1 tsp orange zest
1 tsp vanilla extract
1/2 tsp almond extract
castor sugar, optional

In a medium bowl, sift together the flour, cornstarch and salt. Add the chopped cranberries and toss through to coat. Set aside.

In a large bowl, cream together the softened butter, icing sugar, vanilla and almond (if using) extract, and orange zest, with a hand mixer.

Add the flour/cranberry mixture to the butter mixture and beat at a low speed with the hand mixer until well incorporated, 3-5 min, and then give it another minute or two at a higher speed until it holds together into a ball.

Divide the dough into two even parts. Pat each portion into a 7 inch by 4 1/2 inch rectangle. Refrigerate for 30 minutes. Cut each section into 14 x 1 inch wide x 2 1/4 inch long x 1/2 inch thick bars. Alternatively, roll each section of dough into a one inch diameter log, about 7 inch long, wrap with plastic food wrap and refrigerate until firm. Cut into half inch coins.

Bake at 325 deg F/160 deg C for approximately 30 minutes, or until dry and firm but still pale.

Transfer to a wire cooling rack until cool. Serve.

Three Kings Cake … with Repurposed Filling

They know how to party in New Orleans, especially before the forty days of Lent when Christians are supposed to fast or give up something they like. Mardi Gras is the name for the time period before Lent … a joyous carnival like atmosphere of parades and indulgence.

And, in New Orleans, King Cake or Three Kings Cake is the personification of that joyous occasion in pastry form.

There are a number of variations in terms of whether there’s a filling or whether it’s braided, but decorating the finished cake with the colours purple, gold and green is traditional in the southern regions of the United States.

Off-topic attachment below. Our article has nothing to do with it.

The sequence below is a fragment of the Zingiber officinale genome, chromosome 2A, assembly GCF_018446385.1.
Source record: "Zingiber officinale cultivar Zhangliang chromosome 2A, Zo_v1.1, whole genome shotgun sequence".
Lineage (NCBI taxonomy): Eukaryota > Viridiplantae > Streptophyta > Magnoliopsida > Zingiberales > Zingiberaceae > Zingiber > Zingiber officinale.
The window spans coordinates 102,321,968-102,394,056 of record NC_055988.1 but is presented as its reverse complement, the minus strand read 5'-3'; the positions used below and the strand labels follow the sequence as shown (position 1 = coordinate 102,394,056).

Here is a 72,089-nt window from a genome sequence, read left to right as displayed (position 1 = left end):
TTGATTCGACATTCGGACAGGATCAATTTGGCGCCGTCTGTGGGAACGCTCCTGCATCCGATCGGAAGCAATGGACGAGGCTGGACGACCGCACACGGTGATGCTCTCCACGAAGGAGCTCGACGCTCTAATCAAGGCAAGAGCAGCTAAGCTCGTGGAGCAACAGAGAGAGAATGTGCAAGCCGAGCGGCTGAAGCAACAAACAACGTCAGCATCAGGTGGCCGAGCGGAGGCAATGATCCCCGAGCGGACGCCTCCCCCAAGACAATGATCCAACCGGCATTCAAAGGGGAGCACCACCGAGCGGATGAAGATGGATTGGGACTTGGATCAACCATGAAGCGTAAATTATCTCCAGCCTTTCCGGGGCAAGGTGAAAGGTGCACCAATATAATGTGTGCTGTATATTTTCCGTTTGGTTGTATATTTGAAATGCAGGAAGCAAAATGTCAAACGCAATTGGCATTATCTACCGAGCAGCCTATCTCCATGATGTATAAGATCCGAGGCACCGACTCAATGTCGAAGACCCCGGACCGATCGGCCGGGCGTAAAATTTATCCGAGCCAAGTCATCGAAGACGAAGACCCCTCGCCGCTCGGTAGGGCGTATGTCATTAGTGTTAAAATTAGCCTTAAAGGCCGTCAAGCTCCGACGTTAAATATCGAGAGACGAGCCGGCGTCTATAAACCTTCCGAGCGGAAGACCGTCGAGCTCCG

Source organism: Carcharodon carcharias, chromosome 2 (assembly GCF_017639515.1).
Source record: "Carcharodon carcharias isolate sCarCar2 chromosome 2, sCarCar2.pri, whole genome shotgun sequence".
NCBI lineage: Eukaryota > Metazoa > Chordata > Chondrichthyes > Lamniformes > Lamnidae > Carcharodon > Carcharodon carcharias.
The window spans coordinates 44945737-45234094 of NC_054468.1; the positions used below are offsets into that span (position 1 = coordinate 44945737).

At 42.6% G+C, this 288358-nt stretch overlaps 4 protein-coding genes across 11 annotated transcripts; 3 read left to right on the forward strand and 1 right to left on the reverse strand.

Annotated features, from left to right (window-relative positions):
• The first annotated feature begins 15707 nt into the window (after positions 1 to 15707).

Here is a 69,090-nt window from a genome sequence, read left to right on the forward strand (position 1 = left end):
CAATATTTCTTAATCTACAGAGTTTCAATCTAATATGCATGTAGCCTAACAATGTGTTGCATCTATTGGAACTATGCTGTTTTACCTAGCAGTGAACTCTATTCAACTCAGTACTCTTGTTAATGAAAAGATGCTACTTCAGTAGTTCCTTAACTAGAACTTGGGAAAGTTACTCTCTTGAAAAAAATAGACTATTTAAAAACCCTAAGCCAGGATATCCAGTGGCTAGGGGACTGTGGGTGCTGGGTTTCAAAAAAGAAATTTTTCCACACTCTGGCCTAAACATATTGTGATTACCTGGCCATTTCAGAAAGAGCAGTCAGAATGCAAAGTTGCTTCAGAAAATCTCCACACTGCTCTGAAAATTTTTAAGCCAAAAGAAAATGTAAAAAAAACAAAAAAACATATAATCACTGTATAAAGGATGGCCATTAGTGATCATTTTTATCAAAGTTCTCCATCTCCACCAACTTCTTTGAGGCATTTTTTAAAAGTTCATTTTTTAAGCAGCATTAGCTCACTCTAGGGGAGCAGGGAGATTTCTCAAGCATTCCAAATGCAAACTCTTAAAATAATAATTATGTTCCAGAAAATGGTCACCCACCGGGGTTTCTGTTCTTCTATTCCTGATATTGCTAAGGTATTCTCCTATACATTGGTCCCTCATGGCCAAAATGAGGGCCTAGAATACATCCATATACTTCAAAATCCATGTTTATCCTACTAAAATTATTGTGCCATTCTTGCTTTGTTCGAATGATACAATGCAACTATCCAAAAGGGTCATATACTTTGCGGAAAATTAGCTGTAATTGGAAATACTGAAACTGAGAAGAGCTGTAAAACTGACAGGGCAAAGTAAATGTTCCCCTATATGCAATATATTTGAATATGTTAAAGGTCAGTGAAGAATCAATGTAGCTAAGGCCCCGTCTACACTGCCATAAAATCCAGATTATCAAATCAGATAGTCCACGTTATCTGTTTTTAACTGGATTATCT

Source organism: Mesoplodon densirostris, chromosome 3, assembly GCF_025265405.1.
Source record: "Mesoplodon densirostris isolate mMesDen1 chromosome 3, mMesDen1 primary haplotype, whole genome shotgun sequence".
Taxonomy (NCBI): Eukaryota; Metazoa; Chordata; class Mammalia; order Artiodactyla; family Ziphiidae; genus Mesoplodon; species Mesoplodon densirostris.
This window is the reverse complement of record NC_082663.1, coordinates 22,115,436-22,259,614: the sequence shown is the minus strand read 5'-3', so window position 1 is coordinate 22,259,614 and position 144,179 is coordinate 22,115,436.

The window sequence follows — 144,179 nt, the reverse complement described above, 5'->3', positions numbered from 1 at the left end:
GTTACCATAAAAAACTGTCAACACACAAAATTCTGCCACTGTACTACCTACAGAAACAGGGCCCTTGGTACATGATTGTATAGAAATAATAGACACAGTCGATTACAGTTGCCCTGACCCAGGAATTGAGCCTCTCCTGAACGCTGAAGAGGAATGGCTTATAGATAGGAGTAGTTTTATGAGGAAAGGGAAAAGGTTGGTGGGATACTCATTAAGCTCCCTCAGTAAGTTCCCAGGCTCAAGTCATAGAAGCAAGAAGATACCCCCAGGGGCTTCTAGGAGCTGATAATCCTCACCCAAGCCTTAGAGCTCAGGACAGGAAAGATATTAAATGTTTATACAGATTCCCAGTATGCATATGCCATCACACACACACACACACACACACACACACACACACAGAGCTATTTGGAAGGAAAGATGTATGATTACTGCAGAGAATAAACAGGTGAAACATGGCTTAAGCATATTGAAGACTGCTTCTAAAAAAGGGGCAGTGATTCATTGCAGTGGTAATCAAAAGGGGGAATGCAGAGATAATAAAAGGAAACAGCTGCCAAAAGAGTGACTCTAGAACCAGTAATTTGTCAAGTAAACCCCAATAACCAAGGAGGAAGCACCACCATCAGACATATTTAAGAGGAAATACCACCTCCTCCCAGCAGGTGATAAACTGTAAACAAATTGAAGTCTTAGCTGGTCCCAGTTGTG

For Christmas I made a sweet Boursin cheese spread flavoured with dried cranberries and orange zest. It was tasty, but other than a single rather skimpy smear on my Christmas bread wreath, it’s been lingering in my fridge. So when I was deciding on a filling for my Mardis Gras style (Three) Kings Cake during the Epiphany, I repurposed my sweet Boursin. I thought it needed some additional texture and substance, so I chopped up about half to three-quarters of a cup of sliced almonds and sprinkled it over the Boursin.

The resulting cake, using this recipe, was tender and delicious, though my decoration fell short of my expectations. It needed a lot more glaze. Double or even quadruple, I think.

The filling was an unqualified success.

Cranberry-Orange Spice Boursin – makes about 3/4 cup of spread

1/2 pkg cream cheese, room temp
1 tbsp unsalted butter, room temp
1/8 tsp salt
1/4 cup dried cranberries, finely chopped
1-1 1/2 tsp freshly ground black pepper
1 tsp orange zest

Cream together the cream cheese, butter and salt using a hand blender. Stir in the cranberries, black pepper and orange zest. Pack into a small bowl, cover with plastic wrap and refrigerate so that the flavours will marry. Remove from the fridge 1 or 2 hrs before serving so that the Boursin will be soft enough to spread.

Pumpkin Fudge and Pies/Tarts

I haven’t bought a can of pumpkin puree in six to seven years but I decided to make my first ever pumpkin pie this Thanksgiving, so I picked up a can. It was even on sale.

But before attempting the pumpkin pie, I made something that I haven’t tasted for even longer … pumpkin fudge. My first taste of that rather unique flavour came from the seasonal fudge that my brother made for my SIL’s chocolate store. It was an unexpectedly tasty candy and I hoped to be able to make something similar. My results weren’t bad but not as amazing as the one I remember. Of course, my cranberry fudge wasn’t as good as his either. Maybe one day.

Pumpkin Tart and Fudge

I made a couple of half batches (400-420 gm) of pumpkin fudge using this recipe. I over-cooked the first batch because I don’t have an accurate candy thermometer, so I had to use the soft ball test. It may have been a bit crumbly but it was tasty and I ate the whole thing in no time at all. For the second batch, I may have under-cooked it JUST a bit but some judicious stirring once I had poured the fudge into the pan and I got it to where it should be.

The half batch of pumpkin pie filling I made used Chef John’s recipe from Food Wishes, and filled a couple of mini pie crust shells (6 inch diameter) and two tart shells made in muffin tins.

And, lest you think that all I made with that pumpkin puree was desserts, I also made a batch of creamy red lentil and pumpkin soup using about a cup of the puree.